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Despite the initial technical difficulty (a blown amp head) that means playing part of their set with one guitarist, London’s Dripback deal with it with by dishing out a couple of cockney witticisms and then playing with the force and might of a steamroller thundering down a mountain. With one guitarist, their death-laced hardcore grooves still sound huge. The bass is angry, the drums are ruthless, and when their second guitarist returns, they sound even bigger. And with a frontman prowling the stage like Wolverine on angry pills spitting out fierce, ireful salvo one after another, Dripback prove themselves a live band to keep an eye out for.

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If Lionheart are one thing on stage, it’s big. Frontman Rob Watson storms back and forth, a barrage of defiant drive; guitarists Earl Pitts and Rob McCarthy flank the stage, two giants who pound out clenched-fist, hardest-of-hard hardcore riffs; and with Evan Krecji’s bass mumbling murderously along in the low end to compliment Jay Scott’s gargantuan drum lines, together, Lionheart are mammoth. No filler, all killer, and not one single space left to evade the torrent that spews forth as Lionheart deal out many a hardcore bruiser. The few that formed the pit are a swirl of maniacal limb-throwing, of angst-expelling energy, a blur of cathartic violence, and a fitting front-of-stage expression of the crowd’s appreciation of this great band’s set.

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How Heights got on this tour is anyone’s guess. Save for their few ardent fans that had glued themselves to the barrier and sang every word of every song throughout, their set did very little for very few. The rest of the crowd patiently waited for evidence that this was more substance than style, but to no avail. In Top Shop fashions, they looked like middle-class white kids who sounded angry about something because they should be angry about something yet don’t know what or why. Though they may not have won any fans tonight, they played with as much might as they could muster and earned a significant amount of respect for their endurance. Had they opened, they may’ve got a better reception…

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With all of the other bands’ gear removed from the stage, it now looks like Biohazard sound: stripped back to the core. With the bare minimum of amps and the drum-kit behind them, Billy Graziadei takes centre-stage for lead vocals; Bobby bounces around stage right, the swirling embodiment of New York hardcore; and while Evan Seinfeld has absconded, new bassist/vocalist Scott Roberts’ towering larger-than-life presence more than fills the space he left behind. With a set that spans their entire career and peppered with a couple of tracks from their latest, ‘Reborn In Defiance’, Biohazard are both cool and powerful in their energetic straight-to-the-point delivery. Having seen Biohazard at the old JBs in the early nineties – where they broke the stage with their synchronised up-and-down antics – they haven’t missed a beat and still retain that pure essence of defiance, determination, and endurance in the face of all adversity. The pit boils, the stage booms, and the venue is a heaving mass of hardcore strength. The distinction between band and crowd blurs into one as Graziadei dives into the crowd and members of the audience hit the stage to sing with the band and dive back into the tumultuous throng. This is what a show should be: no boundaries; just band and crowd unified into a mass of mutually supportive, expressive, and healthy respect.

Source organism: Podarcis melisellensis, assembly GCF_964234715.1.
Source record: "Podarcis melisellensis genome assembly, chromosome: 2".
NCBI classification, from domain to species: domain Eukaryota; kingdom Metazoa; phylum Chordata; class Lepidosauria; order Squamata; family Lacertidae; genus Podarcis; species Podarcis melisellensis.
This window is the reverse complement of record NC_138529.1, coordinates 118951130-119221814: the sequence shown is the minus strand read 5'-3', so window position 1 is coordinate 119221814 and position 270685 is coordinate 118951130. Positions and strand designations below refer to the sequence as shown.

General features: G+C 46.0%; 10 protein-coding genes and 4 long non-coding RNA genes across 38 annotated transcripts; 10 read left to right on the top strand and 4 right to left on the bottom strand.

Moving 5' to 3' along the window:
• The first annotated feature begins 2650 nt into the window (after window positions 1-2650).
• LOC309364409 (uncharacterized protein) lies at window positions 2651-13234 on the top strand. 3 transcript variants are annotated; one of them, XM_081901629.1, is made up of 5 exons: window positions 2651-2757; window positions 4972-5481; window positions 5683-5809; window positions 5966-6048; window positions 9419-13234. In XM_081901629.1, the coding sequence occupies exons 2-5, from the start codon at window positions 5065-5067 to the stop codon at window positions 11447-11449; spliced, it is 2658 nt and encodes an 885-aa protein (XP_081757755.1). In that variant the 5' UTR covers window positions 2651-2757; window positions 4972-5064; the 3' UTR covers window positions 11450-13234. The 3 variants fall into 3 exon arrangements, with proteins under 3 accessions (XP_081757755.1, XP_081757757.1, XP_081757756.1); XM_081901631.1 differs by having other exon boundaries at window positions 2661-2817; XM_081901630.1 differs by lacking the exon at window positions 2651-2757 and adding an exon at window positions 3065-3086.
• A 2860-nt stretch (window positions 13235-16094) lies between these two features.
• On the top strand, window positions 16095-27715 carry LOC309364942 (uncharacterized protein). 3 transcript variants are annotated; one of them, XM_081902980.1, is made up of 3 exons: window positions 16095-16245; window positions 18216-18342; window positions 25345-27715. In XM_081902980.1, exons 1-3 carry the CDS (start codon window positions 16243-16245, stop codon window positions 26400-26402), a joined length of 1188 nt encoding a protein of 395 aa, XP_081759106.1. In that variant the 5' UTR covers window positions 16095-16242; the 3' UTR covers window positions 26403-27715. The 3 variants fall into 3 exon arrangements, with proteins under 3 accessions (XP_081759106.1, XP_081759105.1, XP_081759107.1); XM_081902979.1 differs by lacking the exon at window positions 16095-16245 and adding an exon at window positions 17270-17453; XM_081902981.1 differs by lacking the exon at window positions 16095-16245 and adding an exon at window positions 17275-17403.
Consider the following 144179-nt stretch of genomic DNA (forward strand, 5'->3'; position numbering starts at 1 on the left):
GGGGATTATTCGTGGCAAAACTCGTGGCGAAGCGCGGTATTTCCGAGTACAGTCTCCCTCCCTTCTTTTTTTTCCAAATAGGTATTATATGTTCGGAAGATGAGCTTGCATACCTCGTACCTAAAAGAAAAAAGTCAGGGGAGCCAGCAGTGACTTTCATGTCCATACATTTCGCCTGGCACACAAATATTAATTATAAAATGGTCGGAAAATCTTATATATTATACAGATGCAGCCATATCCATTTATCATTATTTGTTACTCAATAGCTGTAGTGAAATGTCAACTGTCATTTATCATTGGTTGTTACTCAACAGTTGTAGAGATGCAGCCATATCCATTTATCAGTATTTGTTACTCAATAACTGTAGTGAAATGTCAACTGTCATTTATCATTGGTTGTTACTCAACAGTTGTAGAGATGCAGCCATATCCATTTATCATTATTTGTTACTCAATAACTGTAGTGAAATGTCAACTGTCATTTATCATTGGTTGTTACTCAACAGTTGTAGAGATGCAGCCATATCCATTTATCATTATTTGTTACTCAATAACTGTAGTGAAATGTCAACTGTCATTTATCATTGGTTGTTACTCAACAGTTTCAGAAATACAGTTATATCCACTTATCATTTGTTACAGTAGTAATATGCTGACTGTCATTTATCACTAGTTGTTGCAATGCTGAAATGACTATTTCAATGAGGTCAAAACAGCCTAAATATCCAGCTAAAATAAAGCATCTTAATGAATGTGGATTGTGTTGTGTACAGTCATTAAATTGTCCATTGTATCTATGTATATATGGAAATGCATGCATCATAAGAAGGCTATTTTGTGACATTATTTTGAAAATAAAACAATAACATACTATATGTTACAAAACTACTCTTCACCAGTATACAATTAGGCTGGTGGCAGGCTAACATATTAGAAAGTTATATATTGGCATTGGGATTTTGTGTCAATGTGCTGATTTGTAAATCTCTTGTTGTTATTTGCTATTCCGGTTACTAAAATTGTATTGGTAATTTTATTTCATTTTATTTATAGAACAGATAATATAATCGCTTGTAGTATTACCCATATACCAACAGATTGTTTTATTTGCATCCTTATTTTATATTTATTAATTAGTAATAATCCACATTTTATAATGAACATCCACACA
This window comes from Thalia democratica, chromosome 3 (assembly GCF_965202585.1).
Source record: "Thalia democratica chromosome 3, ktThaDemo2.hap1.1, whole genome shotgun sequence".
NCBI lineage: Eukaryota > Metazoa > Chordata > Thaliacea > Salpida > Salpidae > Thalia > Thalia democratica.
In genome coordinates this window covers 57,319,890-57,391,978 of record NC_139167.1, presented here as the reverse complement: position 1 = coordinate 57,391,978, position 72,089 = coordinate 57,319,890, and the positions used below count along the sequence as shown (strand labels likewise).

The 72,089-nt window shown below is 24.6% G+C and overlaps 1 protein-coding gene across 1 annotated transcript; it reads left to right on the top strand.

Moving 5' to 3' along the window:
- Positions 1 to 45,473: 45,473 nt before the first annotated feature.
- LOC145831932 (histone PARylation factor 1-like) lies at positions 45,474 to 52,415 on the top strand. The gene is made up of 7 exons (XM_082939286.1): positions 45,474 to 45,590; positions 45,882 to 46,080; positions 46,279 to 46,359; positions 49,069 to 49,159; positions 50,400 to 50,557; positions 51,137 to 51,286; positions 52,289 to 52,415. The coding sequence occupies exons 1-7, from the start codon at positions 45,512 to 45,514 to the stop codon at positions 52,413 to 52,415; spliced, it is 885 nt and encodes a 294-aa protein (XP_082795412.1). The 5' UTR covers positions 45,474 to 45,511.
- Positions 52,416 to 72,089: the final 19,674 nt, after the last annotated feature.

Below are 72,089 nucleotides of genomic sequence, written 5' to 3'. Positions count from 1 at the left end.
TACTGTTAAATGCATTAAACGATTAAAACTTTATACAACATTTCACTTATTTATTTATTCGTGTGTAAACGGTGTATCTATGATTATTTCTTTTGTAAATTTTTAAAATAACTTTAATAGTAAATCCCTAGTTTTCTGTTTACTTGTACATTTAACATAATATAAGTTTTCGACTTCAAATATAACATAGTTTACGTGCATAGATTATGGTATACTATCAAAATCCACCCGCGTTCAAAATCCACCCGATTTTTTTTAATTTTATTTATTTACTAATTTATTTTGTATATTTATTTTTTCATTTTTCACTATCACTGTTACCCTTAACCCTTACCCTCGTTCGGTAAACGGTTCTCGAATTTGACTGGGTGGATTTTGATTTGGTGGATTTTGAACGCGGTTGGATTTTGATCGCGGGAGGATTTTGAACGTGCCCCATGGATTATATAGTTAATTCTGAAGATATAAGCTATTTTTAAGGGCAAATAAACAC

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Set list: Urban Discipline; What Makes Us Tick; Chamber Spins Three; Reborn; Black And White And Red All Over; Down For Life; Retribution; Come Alive; Vengeance Is Mine; Shades Of Grey; Howard Beach; Love Denied; Punishment; Hold My Own.

Review by Jason Guest

Photos by Gobinder Jhitta

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